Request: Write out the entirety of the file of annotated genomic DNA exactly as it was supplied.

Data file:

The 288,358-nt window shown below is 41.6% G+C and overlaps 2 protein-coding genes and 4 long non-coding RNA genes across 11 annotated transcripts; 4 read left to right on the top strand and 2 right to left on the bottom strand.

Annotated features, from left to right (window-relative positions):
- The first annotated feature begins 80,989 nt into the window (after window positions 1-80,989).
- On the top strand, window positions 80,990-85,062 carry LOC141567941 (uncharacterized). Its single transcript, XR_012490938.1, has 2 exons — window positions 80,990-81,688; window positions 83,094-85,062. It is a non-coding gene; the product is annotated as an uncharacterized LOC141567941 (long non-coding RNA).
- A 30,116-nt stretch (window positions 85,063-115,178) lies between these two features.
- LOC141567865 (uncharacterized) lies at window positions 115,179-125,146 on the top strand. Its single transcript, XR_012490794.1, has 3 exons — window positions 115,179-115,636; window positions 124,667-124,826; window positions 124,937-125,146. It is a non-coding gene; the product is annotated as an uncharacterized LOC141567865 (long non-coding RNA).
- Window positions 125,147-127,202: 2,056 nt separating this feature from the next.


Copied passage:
The 288,358-nt window shown below is 41.6% G+C and overlaps 2 protein-coding genes and 4 long non-coding RNA genes across 11 annotated transcripts; 4 read left to right on the top strand and 2 right to left on the bottom strand.

Annotated features, from left to right (window-relative positions):
- The first annotated feature begins 80,989 nt into the window (after window positions 1-80,989).
- On the top strand, window positions 80,990-85,062 carry LOC141567941 (uncharacterized). Its single transcript, XR_012490938.1, has 2 exons — window positions 80,990-81,688; window positions 83,094-85,062. It is a non-coding gene; the product is annotated as an uncharacterized LOC141567941 (long non-coding RNA).
- A 30,116-nt stretch (window positions 85,063-115,178) lies between these two features.
- LOC141567865 (uncharacterized) lies at window positions 115,179-125,146 on the top strand. Its single transcript, XR_012490794.1, has 3 exons — window positions 115,179-115,636; window positions 124,667-124,826; window positions 124,937-125,146. It is a non-coding gene; the product is annotated as an uncharacterized LOC141567865 (long non-coding RNA).
- Window positions 125,147-127,202: 2,056 nt separating this feature from the next.